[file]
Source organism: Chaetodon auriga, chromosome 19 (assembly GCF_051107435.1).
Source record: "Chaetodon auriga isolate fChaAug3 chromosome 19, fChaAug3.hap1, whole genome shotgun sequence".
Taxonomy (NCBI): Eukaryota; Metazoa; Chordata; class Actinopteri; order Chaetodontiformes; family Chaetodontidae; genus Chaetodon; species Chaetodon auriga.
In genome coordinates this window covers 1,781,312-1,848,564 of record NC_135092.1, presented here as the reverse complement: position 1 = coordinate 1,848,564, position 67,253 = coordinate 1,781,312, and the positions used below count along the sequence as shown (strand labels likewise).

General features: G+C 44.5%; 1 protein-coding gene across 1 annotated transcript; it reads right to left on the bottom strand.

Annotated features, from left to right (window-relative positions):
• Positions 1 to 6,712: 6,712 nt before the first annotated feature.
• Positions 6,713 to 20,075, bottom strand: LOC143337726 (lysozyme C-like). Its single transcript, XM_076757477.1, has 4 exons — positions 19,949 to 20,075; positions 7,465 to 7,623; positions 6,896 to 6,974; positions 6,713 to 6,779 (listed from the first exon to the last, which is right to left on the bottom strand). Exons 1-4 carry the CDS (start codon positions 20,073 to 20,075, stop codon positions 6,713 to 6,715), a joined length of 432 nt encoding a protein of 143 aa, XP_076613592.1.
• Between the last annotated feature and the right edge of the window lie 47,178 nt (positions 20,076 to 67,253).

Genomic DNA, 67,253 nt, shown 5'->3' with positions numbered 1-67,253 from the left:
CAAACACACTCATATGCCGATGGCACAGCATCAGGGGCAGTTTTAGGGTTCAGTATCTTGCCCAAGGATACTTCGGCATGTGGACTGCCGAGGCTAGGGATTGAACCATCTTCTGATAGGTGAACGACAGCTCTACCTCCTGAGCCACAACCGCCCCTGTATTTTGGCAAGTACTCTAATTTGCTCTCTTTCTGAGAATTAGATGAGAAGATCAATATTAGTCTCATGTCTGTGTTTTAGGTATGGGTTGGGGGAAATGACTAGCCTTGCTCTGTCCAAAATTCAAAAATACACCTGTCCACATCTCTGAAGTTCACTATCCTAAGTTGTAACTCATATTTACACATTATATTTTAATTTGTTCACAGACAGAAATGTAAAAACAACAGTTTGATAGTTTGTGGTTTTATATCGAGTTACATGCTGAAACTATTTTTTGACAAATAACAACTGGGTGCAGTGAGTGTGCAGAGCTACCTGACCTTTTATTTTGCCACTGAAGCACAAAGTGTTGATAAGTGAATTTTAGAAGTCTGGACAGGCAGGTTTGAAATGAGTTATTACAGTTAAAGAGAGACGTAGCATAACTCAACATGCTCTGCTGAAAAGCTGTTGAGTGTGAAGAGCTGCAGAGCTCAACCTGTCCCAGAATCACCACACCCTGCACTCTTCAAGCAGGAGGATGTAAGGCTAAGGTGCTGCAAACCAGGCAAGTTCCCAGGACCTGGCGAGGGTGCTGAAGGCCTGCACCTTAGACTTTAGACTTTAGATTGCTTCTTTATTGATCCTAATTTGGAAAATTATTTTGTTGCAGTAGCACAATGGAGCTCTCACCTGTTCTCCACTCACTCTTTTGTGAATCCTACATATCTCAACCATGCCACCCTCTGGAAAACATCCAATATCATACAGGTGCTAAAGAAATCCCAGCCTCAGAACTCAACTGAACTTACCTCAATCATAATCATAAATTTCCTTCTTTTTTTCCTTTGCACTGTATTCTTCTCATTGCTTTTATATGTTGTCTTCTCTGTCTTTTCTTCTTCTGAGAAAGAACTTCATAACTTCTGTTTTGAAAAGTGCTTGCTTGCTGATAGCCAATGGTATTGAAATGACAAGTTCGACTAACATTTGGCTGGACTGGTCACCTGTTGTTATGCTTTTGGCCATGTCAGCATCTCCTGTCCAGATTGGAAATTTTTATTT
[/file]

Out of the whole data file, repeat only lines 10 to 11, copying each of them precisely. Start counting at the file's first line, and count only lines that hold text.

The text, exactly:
Genomic DNA, 67,253 nt, shown 5'->3' with positions numbered 1-67,253 from the left:
CAAACACACTCATATGCCGATGGCACAGCATCAGGGGCAGTTTTAGGGTTCAGTATCTTGCCCAAGGATACTTCGGCATGTGGACTGCCGAGGCTAGGGATTGAACCATCTTCTGATAGGTGAACGACAGCTCTACCTCCTGAGCCACAACCGCCCCTGTATTTTGGCAAGTACTCTAATTTGCTCTCTTTCTGAGAATTAGATGAGAAGATCAATATTAGTCTCATGTCTGTGTTTTAGGTATGGGTTGGGGGAAATGACTAGCCTTGCTCTGTCCAAAATTCAAAAATACACCTGTCCACATCTCTGAAGTTCACTATCCTAAGTTGTAACTCATATTTACACATTATATTTTAATTTGTTCACAGACAGAAATGTAAAAACAACAGTTTGATAGTTTGTGGTTTTATATCGAGTTACATGCTGAAACTATTTTTTGACAAATAACAACTGGGTGCAGTGAGTGTGCAGAGCTACCTGACCTTTTATTTTGCCACTGAAGCACAAAGTGTTGATAAGTGAATTTTAGAAGTCTGGACAGGCAGGTTTGAAATGAGTTATTACAGTTAAAGAGAGACGTAGCATAACTCAACATGCTCTGCTGAAAAGCTGTTGAGTGTGAAGAGCTGCAGAGCTCAACCTGTCCCAGAATCACCACACCCTGCACTCTTCAAGCAGGAGGATGTAAGGCTAAGGTGCTGCAAACCAGGCAAGTTCCCAGGACCTGGCGAGGGTGCTGAAGGCCTGCACCTTAGACTTTAGACTTTAGATTGCTTCTTTATTGATCCTAATTTGGAAAATTATTTTGTTGCAGTAGCACAATGGAGCTCTCACCTGTTCTCCACTCACTCTTTTGTGAATCCTACATATCTCAACCATGCCACCCTCTGGAAAACATCCAATATCATACAGGTGCTAAAGAAATCCCAGCCTCAGAACTCAACTGAACTTACCTCAATCATAATCATAAATTTCCTTCTTTTTTTCCTTTGCACTGTATTCTTCTCATTGCTTTTATATGTTGTCTTCTCTGTCTTTTCTTCTTCTGAGAAAGAACTTCATAACTTCTGTTTTGAAAAGTGCTTGCTTGCTGATAGCCAATGGTATTGAAATGACAAGTTCGACTAACATTTGGCTGGACTGGTCACCTGTTGTTATGCTTTTGGCCATGTCAGCATCTCCTGTCCAGATTGGAAATTTTTATTT